The industry argues that a more appropriate way to regulate the market is through position management, which would allow regulators to set position thresholds that would trigger alerts when exceeded, but wouldn't necessarily result in regulatory action. This is how many exchanges already operate.

"Position management is very granular and we monitor companies throughout the trading day," says Simon Martin, compliance and regulatory policy manager at ICE Futures Europe, where Brent, one of the world's largest oil futures contracts, is traded.

Market participants argue that this is the kind of oversight the oil market needs, but regulators remain concerned about the role speculators play in the market.

"It is important to be able to impose position limits, when necessary, when there are concerns in terms of market integrity or orderly functioning of markets," Chantal Hughes, spokeswoman for Michel Barnier, the European Commissioner for the internal market, said in a statement.

While the most vocal debate has been over position limits, the most significant change investors could be facing is in the cost of doing business.

A more rigorous reporting burden is set to increase the cost of compliance, while regulatory changes that would push most transactions currently executed off exchanges, or over the counter, through central clearing houses, could also increase prices, market participants say.

"There is quite a lot of concern in the marketplace generally that the requirements may well increase costs as well as potentially increase a lot of procedural complexity, and that could decrease liquidity," says Jayesh Parmar, lead partner at consultancy Baringa Partners' energy advisory practice.

Even regulations that aren't directly intended to affect the oil market could have a significant impact on costs, participants say.

Basel III, the new set of global banking regulations hammered out by the Bank for International Settlements and due for implementation over the next six years, is a particular concern. The rules call for an additional charge on banks taking counterparty risk on derivatives contracts of the kind oil consumers might use to hedge themselves.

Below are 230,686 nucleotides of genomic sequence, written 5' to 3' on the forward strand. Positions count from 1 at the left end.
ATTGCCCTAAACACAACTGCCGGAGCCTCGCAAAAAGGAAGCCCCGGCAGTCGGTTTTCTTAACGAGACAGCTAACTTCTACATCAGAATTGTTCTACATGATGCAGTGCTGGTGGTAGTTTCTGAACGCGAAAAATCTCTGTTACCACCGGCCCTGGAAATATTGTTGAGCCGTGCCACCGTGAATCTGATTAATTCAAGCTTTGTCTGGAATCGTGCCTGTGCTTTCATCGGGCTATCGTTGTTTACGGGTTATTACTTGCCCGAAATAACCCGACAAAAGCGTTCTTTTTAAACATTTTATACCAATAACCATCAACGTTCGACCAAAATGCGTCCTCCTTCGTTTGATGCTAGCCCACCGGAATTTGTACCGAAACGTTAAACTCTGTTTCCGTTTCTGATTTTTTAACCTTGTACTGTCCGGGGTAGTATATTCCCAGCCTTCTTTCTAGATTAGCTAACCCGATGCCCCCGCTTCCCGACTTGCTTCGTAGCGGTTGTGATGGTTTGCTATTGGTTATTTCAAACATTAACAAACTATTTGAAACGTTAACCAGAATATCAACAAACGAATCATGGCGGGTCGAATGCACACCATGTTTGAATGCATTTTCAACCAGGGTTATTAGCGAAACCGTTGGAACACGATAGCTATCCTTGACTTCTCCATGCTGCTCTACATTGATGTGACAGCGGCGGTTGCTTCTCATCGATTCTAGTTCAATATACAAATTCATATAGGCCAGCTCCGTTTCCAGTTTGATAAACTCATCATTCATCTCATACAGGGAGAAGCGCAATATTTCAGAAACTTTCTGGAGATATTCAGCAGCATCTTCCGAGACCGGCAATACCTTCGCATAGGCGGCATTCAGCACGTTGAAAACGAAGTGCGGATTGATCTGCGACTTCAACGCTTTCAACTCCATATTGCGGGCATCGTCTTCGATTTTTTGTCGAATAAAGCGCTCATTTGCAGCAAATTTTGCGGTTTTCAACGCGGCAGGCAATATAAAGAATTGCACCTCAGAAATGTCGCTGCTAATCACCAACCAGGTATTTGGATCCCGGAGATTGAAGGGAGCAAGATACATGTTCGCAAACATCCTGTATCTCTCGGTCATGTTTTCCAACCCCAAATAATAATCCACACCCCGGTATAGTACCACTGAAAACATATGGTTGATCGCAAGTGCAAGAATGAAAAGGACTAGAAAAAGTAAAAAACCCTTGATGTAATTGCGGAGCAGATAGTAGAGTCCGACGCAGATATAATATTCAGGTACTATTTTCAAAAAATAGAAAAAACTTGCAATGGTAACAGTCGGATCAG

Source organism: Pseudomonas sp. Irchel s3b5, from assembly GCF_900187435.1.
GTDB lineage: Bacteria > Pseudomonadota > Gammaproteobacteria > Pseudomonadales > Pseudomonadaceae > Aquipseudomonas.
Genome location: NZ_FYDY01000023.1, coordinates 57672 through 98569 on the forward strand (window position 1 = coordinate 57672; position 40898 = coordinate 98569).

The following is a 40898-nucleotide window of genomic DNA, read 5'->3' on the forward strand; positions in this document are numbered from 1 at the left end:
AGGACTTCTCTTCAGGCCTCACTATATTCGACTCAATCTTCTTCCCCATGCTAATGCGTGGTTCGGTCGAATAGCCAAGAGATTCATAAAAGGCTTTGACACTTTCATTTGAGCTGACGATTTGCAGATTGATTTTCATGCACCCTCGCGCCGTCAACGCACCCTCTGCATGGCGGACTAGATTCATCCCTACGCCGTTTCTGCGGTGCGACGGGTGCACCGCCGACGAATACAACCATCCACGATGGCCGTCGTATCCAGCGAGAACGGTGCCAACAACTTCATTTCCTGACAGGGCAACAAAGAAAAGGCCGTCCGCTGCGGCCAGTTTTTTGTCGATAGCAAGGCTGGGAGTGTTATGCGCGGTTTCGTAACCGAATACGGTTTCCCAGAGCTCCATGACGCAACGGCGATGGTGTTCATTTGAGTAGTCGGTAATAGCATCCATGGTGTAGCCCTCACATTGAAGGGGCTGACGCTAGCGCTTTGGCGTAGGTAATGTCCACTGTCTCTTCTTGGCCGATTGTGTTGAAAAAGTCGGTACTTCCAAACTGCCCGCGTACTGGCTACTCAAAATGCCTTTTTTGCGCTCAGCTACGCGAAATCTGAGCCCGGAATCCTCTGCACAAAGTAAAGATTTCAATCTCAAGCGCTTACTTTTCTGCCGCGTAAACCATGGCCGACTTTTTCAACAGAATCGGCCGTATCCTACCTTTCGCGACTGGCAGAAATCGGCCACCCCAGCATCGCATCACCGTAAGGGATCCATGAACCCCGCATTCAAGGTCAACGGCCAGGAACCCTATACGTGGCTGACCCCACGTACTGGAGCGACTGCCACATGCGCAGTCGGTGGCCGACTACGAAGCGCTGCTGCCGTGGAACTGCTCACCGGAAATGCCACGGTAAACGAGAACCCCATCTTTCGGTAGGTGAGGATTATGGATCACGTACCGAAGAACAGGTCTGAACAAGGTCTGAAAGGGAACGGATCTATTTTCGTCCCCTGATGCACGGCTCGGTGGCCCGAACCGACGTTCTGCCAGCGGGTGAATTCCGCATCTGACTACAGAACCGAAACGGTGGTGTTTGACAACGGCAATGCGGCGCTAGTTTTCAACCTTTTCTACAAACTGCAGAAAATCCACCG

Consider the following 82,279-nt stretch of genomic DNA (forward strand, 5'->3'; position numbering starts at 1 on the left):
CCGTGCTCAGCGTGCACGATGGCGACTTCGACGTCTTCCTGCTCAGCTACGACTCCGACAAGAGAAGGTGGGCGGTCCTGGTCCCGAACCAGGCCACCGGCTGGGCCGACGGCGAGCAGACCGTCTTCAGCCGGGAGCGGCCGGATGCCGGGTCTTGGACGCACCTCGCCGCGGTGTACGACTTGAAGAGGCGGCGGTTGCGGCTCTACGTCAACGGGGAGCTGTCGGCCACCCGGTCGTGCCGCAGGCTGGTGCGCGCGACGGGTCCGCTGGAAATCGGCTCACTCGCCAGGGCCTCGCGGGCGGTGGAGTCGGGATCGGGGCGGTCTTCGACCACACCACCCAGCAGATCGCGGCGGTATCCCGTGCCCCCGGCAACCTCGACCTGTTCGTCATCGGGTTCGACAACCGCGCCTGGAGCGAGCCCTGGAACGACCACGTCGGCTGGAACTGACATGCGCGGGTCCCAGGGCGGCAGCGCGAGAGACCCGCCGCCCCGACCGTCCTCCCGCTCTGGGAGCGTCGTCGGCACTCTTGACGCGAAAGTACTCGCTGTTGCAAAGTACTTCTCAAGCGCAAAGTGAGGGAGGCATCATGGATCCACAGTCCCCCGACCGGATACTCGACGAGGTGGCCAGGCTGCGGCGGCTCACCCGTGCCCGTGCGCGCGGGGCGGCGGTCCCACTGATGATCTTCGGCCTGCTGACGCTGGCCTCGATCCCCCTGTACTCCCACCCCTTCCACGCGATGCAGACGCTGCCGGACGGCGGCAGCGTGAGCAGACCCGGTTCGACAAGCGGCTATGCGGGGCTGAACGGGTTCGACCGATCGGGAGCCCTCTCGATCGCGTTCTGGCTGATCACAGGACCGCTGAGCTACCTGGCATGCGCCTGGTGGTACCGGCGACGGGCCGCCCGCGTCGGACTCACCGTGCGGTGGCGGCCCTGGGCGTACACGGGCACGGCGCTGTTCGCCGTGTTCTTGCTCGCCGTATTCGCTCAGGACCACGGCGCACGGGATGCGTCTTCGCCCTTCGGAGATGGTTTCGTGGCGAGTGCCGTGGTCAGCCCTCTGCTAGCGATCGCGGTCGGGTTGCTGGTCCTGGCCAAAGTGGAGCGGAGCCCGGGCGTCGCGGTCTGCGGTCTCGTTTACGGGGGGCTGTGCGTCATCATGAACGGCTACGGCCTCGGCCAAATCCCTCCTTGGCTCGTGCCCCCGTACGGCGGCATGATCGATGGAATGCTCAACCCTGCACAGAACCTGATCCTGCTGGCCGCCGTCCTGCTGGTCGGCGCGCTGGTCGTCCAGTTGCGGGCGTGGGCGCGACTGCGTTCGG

"Basel III could lead to tremendous extra cost for the entire sector because of the additional capital requirements banks have to comply with," says Marc Schwabe, manager in the finance division of German airline Deutsche Lufthansa AG.

"Just from the capital requirement side it could lead to cost increases of 100-150%," he says, though not all analysts agree that the cost impact will be so high.

This is particularly significant for companies, like airlines, that use a lot of oil and use the oil markets to hedge their exposure to price fluctuations. Energy consumers and producers say some smaller businesses could struggle to operate in a more expensive market, damaging their ability to minimize the risk from price fluctuations.

Regulators say they carried out extensive research into the cost of proposed changes. "All the commission's proposals in this field were accompanied by in-depth impact assessments, which specifically took into account the impact of the proposals on SMEs, and proposals were tailored appropriately," said Ms. Hughes of the European Commission, referring to regulatory changes proposed by the EC.

Many of the regulations in question have yet to be fully formulated, but analysts say that while there is still wiggle room for industry to influence the shape of regulatory change, the time frame for companies to adapt once the new rules are brought into force will be short.

"At this stage, where the wise firms are looking is at the potential impact, and those that can afford to are beginning to look at their options," says Chris Collins, director in KPMG's regulatory change team.

"2012 is the critical year to get all this in place," he adds.